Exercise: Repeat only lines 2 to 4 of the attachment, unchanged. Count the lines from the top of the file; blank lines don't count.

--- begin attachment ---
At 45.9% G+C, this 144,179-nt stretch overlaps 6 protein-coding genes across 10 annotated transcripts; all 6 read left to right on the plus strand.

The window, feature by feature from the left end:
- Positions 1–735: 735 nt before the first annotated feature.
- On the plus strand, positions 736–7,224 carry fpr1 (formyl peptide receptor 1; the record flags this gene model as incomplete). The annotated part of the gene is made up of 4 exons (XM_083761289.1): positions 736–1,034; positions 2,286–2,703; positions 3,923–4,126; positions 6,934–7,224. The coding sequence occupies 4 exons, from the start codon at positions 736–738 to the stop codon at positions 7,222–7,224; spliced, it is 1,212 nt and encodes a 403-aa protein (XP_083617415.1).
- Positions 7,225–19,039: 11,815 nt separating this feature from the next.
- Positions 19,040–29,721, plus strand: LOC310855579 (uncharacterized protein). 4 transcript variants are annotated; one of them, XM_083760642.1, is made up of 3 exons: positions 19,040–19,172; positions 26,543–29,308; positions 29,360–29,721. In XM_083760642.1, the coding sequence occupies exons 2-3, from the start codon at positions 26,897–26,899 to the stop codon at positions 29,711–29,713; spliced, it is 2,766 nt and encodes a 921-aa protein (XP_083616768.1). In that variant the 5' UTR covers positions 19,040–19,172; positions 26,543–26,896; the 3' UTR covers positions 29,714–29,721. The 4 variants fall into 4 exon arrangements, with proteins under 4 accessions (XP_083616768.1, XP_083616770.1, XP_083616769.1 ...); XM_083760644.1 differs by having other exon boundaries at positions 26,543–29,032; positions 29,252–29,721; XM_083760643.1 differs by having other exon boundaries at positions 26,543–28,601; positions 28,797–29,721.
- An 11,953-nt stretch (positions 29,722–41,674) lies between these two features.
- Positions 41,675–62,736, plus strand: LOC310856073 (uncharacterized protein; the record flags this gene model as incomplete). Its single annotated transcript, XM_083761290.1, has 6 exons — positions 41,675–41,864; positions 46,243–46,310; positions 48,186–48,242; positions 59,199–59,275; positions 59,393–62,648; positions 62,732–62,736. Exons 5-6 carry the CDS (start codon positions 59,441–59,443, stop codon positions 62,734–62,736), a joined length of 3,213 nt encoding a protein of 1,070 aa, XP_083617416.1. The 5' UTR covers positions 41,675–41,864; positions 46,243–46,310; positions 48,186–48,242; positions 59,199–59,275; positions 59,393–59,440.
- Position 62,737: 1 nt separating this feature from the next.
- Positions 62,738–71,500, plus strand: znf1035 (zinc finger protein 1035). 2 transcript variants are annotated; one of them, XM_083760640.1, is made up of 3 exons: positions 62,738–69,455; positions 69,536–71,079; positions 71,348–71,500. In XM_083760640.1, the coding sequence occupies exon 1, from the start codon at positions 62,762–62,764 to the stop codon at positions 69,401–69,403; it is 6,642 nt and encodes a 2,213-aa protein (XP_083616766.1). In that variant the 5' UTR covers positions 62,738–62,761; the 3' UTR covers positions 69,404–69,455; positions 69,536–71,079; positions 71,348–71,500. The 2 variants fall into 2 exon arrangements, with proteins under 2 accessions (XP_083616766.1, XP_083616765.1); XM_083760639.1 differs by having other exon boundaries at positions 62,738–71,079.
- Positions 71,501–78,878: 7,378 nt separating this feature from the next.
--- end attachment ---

The window, feature by feature from the left end:
- Positions 1–735: 735 nt before the first annotated feature.
- On the plus strand, positions 736–7,224 carry fpr1 (formyl peptide receptor 1; the record flags this gene model as incomplete). The annotated part of the gene is made up of 4 exons (XM_083761289.1): positions 736–1,034; positions 2,286–2,703; positions 3,923–4,126; positions 6,934–7,224. The coding sequence occupies 4 exons, from the start codon at positions 736–738 to the stop codon at positions 7,222–7,224; spliced, it is 1,212 nt and encodes a 403-aa protein (XP_083617415.1).